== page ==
The world of EV charging is an exciting one, but there’s no doubt it can be confusing at times. With terms like V2X, V2G and V2H being bandied around, it can be difficult to understand exactly what they mean for you and the future of intelligent charging. But fear not — we’re here with our V2X Lead, Krunal Kumpavat, who breaks down what bi-directional charging is, the differences between V2G and V2H, and the role this technology plays in the journey to zero emissions.
What is V2X?
Before we discuss what V2X is, here’s some food thought. Electric vehicles are equipped with a sizeable battery, with several times the storage capacity of a home battery, for example. Couple that with the fact that an average car or van is parked and idle for over 95% of the day. What if, when the vehicle is not being used, the battery could continue to be utilised? That’s where V2X comes in!
V2X, which stands for ‘Vehicle-to-Everything’, is bi-directional charging technology that allows energy to be passed to or from an electric vehicle (EV) battery. In other words, as well as being able to charge your car or van as normal, you can also discharge energy stored in your car’s battery to power electrical devices in your home, office buildings, or the national grid.
As the name suggests, ‘Vehicle-to-Everything’ is the overall term for different forms of bi-directional technology, including Vehicle-to-Grid (V2G), Vehicle-to-Building (V2B), Vehicle-to-Home (V2H) and Vehicle-to-Load (V2L).
Here at Indra, our vision is to create a sustainable energy ecosystem by integrating vehicles, their charging capacity and the grid through pioneering technology to enable cheaper, more sustainable charging. That’s why our expert team is currently developing world-leading V2X technology.
Sounds exciting, right? But what are the benefits and differences between two of the most common types of bidirectional charging - V2G and V2H?
With millions of EVs expected on the roads in the next decade, the demand for electricity is going to grow and put extra pressure on the grid.
At the same time, the energy sector is undergoing big changes as it moves to decarbonise and use a greater volume of greener energy. Renewable energy, however, is unpredictable and intermittent by nature and cannot simply be generated at will.
This means we need to find innovative solutions to provide more flexibility to the grid to ensure it can meet increasing electricity consumption and maximise the use of renewable energy. That’s where V2G comes in.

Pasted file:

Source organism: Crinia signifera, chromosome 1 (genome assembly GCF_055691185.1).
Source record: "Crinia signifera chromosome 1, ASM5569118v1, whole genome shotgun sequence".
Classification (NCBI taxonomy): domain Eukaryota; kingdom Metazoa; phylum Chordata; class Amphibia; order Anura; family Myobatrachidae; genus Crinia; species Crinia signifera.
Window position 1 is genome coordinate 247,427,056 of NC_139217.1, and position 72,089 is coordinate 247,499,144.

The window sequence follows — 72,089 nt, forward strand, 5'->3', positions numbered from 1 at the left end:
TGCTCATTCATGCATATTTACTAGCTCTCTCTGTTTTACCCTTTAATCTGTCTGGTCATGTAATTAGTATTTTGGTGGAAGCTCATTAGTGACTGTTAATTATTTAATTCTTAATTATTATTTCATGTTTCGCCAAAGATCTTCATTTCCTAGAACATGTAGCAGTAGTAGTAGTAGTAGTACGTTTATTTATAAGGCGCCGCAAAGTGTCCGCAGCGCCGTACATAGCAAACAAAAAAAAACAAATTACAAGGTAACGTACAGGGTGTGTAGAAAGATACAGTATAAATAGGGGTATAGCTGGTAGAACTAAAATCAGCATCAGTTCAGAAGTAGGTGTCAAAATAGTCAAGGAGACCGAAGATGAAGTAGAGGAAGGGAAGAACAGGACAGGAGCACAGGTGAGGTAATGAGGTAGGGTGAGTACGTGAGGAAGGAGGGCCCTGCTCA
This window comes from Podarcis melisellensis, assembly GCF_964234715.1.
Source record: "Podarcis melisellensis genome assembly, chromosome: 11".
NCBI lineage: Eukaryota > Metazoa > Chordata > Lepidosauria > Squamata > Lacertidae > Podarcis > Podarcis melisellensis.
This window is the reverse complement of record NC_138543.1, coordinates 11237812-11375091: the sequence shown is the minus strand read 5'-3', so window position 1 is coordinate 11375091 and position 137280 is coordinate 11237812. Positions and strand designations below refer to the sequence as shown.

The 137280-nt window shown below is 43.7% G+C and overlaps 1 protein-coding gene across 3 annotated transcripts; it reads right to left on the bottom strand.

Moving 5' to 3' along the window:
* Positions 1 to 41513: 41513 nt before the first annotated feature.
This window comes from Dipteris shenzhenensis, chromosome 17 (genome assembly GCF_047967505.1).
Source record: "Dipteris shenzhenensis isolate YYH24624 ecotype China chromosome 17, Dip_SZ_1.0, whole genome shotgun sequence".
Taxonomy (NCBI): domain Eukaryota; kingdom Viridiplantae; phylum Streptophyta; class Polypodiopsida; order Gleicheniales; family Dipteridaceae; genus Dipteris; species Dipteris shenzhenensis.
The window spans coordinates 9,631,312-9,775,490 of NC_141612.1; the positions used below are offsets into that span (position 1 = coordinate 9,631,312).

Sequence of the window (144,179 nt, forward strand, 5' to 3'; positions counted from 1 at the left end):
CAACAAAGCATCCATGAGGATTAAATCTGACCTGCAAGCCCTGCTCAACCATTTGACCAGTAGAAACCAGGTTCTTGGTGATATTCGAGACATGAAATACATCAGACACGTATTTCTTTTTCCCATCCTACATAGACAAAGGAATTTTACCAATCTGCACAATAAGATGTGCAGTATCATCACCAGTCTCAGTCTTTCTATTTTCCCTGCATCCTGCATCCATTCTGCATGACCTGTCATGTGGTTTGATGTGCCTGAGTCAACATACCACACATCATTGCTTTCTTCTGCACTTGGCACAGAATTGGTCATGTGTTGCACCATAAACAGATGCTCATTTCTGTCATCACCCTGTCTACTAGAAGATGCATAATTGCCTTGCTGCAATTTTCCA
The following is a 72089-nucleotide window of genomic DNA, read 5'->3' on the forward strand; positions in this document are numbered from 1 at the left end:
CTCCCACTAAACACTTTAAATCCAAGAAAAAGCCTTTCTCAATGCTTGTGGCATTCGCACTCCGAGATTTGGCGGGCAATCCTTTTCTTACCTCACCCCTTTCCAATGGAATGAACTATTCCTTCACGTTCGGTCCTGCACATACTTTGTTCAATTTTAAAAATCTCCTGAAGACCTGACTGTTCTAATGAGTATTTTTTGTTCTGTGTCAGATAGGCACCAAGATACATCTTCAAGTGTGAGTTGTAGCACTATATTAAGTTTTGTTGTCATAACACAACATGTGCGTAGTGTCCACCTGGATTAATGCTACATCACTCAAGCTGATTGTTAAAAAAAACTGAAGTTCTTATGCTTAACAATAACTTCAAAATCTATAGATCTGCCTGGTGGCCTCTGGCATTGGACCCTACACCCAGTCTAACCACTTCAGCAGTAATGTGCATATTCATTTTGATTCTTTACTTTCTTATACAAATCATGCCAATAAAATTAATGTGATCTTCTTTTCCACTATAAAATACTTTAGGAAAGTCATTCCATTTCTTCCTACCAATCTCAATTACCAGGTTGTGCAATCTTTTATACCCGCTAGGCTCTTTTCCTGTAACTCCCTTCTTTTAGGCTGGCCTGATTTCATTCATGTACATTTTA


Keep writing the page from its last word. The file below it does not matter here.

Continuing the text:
Vehicle-to-Grid (V2G) technology enables users to send energy from their EV battery back to the grid – in order to support the electricity network when its needed most, and even be paid to do so.
By discharging the energy from vehicle batteries at key times, when electricity demand is at its highest, we can reduce the reliance on fossil-fuelled power generation. EVs can then be charged up during off-peak hours when it is cheaper and greener to do so.
By harnessing the collective power of lots of V2G-enabled EVs, the transition to a smarter, more sustainable electricity system can be accelerated.
It’s easy to see why this technology has received huge interest and many consider it a game-changer in the electric vehicle and energy management space. This two-way energy transfer not only offers a greater deal of flexibility, but also opens up new income streams for drivers, fleet operators, and even vehicle manufacturers; Win, win!
But the benefits of this technology don’t stop there; we’re also trialling the same bi-directional technology between the car and home — vehicle-to-home (V2H). This means that, instead of exporting surplus energy from your car back to the grid, you can use it to power your home instead, reducing your carbon footprint and energy bills in the process.
V2H enables you to use your EV as your own personal energy storage facility. With V2H, you can discharge energy to meet the electricity needs of your home – and avoid the need to buy electricity from the grid when prices are high. You can then charge your vehicle when prices are cheaper – or even take advantage of free solar energy if you have solar PV panels.
V2H users can effectively use their car to cook their breakfast, run their washing machine and even heat their shower!
We believe that encouraging conscious energy consumption and greater user control is key to creating a more sustainable energy future whilst also helping to reduce energy costs.